Mr. Leroux was born Hervé Peugnet on May 30, 1957, in Bapaume, in northern France. He studied sculpture and art history at the École Nationale Supérieure des Beaux-Arts in Paris before dropping out to become a hairstylist and milliner.
In 1981 he met Karl Lagerfeld, who encouraged him to pursue fashion design. He changed his surname for the first time after Mr. Lagerfeld advised him that Peugnet would be too difficult for Americans, the target market, to pronounce. He suggested Léger, liking the allusion to lightness, for which the French word is légèreté.
Mr. Leroux, now working under the name Léger, worked alongside Mr. Lagerfeld at Fendi and later at Chanel and freelanced at Lanvin and Diane von Furstenberg before introducing his own boutique, Hervé Léger, in 1984. A fashion line with the new name soon followed, and then came the inception of the bandage dress.
“The story of the dress is a very simple one,” Mr. Leroux said. “Before I started making clothes, I was a hairdresser, then a hat maker. One day in a factory I found some bands that were headed for the garbage. They gave me the idea of taking those bands and putting them next to one another as one does making a hat.”
Coinciding with the ascendance of Azzedine Alaïa, the so-called King of Cling, Mr. Leroux’s bandage dress received considerable acclaim. It was designed to encase a figure and enhance it in the most flattering of ways. While sales never reached blockbuster levels, the dress’s aesthetic impact would be seen in the work of rivals on runways and on the clothes racks of mass-market retailers.
“Mr. Léger proved why Paris is the center of fashion creativity,” Carrie Donovan wrote in The New York Times Magazine after a show in 1991, using the surname he went by at the time. “His collection was original, well thought out, knowledgeably executed and about as incendiary as style can be these days.”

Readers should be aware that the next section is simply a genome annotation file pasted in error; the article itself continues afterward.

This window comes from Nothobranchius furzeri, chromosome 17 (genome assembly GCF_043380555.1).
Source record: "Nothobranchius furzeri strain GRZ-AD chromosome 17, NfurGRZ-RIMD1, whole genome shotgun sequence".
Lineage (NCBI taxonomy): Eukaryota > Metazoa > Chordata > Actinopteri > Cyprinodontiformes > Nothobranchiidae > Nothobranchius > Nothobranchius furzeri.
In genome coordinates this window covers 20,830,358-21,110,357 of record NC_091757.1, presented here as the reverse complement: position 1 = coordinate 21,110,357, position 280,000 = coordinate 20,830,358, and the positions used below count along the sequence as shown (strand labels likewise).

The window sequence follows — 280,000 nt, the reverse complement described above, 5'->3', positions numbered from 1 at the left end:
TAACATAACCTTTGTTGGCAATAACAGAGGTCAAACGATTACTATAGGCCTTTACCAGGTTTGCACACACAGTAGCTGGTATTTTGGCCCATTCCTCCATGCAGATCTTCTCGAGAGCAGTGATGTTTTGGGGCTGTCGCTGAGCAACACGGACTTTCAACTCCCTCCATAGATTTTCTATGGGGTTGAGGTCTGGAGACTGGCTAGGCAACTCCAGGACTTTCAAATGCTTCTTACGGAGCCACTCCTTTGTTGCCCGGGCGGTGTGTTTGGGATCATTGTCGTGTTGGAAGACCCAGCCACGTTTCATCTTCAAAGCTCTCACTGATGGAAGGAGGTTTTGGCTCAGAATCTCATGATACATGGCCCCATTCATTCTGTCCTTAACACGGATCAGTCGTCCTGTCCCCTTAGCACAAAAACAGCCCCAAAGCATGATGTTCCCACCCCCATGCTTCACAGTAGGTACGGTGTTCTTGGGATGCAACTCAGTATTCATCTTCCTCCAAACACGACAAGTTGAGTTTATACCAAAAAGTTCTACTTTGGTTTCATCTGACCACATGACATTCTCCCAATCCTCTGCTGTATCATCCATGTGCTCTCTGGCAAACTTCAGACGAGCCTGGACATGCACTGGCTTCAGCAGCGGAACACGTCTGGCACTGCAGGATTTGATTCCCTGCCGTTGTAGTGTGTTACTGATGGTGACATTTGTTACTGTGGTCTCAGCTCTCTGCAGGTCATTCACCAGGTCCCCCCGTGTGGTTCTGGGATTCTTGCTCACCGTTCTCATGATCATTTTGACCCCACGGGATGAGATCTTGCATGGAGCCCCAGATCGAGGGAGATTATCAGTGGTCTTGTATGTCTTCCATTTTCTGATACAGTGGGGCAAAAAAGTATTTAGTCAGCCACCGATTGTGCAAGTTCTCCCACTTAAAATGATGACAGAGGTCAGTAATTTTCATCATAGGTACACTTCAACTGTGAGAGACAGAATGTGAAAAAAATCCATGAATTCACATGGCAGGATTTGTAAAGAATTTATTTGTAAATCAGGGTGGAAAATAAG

His designs also proved alluring to investors keen to expand the company across product lines and geographical borders. In 1998, Mr. Leroux’s business was acquired by the Los Angeles-based group BCBG Max Azria. It was the first time an American company had acquired a French designer-couturier.
But he quickly fell out with the new owners, and in 1999 he lost control of the Léger name, which was retained by Mr. Azria, who called the new collection “Hervé Léger by Max Azria.”
In 2000, Mr. Léger founded his own independently financed fashion house, Herve L. Leroux, adopting a new surname that had again been suggested by his old friend and mentor Mr. Lagerfeld.
As Mr. Leroux recalled in an interview with Style.com in 2006, “He told me, ‘Call yourself Leroux because your hair is red — not as red as it was, because you are older — but, anyway, it works, and everyone will know who you are.’ ”
In the last chapter of his career, Mr. Leroux’s clientele remained loyal to his feminine jersey dresses and his chic approach to contemporary cocktail attire. As creative director of the Paris house Guy LaRoche from 2004 to 2006, he dressed Hilary Swank for the 2005 Academy Awards ceremony in a memorable backless midnight-blue jersey gown, which was seen by millions of television viewers when she strode to the stage to accept the best actress award for her performance in the movie “Boys Don’t Cry.”
Mr. Leroux showed a new collection in 2013 as a guest on the Paris couture calendar after a 12-year hiatus from the catwalk. But he never again achieved the recognition or fame he found under his previous name, underscoring the creative and commercial struggles that can ensue when a designer’s name is no longer the designer’s.
He is survived by his sister, Jocelyne, who was a partner in the Leroux business.
After the news of his death broke, many of those who loved his designs shared tributes on Instagram.
The entertainer Dita Von Teese wrote: “We’ve lost one of the fashion greats. I loved Hervé for his wit, his candor, his sublime elegance and of course, his talent, which came from authentic obsession, with no care for the commerciality of fashion.”
And Cindy Crawford, posting a picture of herself standing next to Mr. Leroux in one of his scarlet red creations, wrote, “Remembering the man who created the bandage dress, which held you in all the right places.”
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